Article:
- UW Department of Geology and Geophysics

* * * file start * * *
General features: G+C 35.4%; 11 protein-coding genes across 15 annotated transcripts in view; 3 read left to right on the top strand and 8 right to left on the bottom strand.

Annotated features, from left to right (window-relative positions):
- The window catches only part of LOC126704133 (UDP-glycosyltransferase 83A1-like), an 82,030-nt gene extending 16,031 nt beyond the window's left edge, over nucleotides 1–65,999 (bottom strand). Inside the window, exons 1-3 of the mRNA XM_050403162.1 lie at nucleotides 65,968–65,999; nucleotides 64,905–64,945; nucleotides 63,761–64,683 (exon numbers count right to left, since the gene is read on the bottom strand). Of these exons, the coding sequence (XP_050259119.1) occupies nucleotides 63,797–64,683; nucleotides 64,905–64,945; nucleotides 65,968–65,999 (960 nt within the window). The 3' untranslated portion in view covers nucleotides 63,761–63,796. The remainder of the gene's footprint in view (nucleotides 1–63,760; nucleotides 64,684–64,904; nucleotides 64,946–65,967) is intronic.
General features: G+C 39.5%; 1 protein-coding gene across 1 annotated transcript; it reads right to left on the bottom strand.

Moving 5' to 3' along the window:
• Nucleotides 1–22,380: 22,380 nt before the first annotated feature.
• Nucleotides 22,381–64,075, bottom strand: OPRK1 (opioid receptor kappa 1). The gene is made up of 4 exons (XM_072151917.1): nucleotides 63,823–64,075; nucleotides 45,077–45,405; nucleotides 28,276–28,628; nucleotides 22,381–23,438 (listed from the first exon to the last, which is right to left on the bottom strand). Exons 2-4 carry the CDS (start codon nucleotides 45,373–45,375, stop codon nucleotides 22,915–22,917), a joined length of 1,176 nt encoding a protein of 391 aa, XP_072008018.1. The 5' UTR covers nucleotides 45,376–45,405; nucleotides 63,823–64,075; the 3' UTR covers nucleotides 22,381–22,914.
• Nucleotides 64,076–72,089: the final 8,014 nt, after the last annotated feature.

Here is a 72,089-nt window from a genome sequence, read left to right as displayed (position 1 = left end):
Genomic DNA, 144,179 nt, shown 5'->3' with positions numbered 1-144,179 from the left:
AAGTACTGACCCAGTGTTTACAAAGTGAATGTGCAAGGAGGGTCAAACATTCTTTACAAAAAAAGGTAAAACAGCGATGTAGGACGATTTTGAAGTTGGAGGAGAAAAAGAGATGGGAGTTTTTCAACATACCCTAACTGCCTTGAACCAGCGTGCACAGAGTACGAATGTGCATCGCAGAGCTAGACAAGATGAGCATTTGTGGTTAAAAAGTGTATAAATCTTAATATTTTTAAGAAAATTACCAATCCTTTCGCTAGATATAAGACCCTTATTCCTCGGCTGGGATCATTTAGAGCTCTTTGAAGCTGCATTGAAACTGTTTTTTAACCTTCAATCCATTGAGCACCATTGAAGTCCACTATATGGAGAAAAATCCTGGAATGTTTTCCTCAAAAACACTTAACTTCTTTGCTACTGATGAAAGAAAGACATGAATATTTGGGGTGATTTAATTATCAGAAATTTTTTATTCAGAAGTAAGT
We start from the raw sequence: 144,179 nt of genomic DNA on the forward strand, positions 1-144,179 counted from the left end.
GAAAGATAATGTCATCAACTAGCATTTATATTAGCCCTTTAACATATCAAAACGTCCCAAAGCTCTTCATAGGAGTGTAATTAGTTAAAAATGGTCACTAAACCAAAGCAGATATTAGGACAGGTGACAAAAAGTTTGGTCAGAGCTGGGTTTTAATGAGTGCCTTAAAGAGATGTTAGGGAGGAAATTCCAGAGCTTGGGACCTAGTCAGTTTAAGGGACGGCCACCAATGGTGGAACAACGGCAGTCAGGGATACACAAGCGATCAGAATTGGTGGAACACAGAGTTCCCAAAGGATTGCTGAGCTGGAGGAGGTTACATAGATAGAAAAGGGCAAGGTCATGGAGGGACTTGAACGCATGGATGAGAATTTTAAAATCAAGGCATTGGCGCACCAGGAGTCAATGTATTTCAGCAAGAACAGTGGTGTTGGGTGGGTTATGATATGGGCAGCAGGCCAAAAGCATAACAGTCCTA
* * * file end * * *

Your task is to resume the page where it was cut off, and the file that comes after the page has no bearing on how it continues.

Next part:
The calc-alkaline igneous rocks in the central Wasatch Mountains were emplaced between 36–30 Ma. They form a belt comprised of eleven stocks and the Keetley volcanic field aligned along the crustal suture between the Archean Wyoming province and accreted Paleoproterozoic terranes. Magmatism associated with this belt and its westward continuation into the Bingham mining district has been related to mid-Cenozoic extension. These rocks consist of two types of stocks based on texture: a western type, which is coarse grained, and mostly equigranular, and an eastern type (including the Keetley volcanic rocks), which is fine grained and porphyritic. The compositional variation in the western stocks (Little Cottonwood, Alta, and Clayton Peak stocks) forms three distinct compositional groups. The compositional variation in the eastern stocks is similar to the compositional variation in the Alta stock. Major and trace element variations in these rocks resemble those of subduction-related magmas. However, the high K2O contents and low εsr values are not consistent with this origin. These magmas formed from melting of mafic igneous rocks. We propose that magmas were generated by decompression melting due to gravitational collapse of the crust that had been thickened during Cretaceous to early Cenozoic deformation. Magmas rose to varying levels in the crust along an east–west lineament. The igneous rocks of the central Wasatch Mountains have εNd(t) similar to most of the Phanerozoic igneous rocks in the miogeocline (MG), but have significantly lower εSr(t). That anomaly has been explained as due to melting of a basement long depleted in Rb (Farmer and DePaolo, 1983, 1984). However, the Wasatch igneous belt rocks are high-potassium, calc-alkaline rocks and all have very similar incompatible trace element patterns, whereas only a few MG rocks are calc-alkaline or high potassium. Furthermore, in the MG rocks incompatible trace element patterns are variable. One possible explanation for the dilemma of long-time depletion of Rb in these high-potassium, calc-alkaline rocks is that the crust may have been recently charged with Rb and K during the Sevier-Laramide event (100–40 Ma) by dehydration of the subducting slab. This event was followed by melting during mid-Cenozoic collapse of the orogen (ca. 40–20 Ma). The source of the magmas was melting of mafic rocks in the lower crust. Some of these magmas ponded, formed magma chambers, and differentiated. Some involved little ponding and erupted directly on the surface in the form of the Keetley volcanic field. Continued melting and extension produced new magmas from a similar crustal source. These magmas were emplaced below a series of pull-apart structures associated with strike-slip displacement along an east–west suture. This suture may have been controlled by the Archean-Proterozoic boundary. Some magma bodies were emplaced quickly to the surface without significant fractionation. Others coalesced and fractionated over a protracted period of time. These magma bodies interacted with crustal rocks, and differentiated to relatively evolved compositions.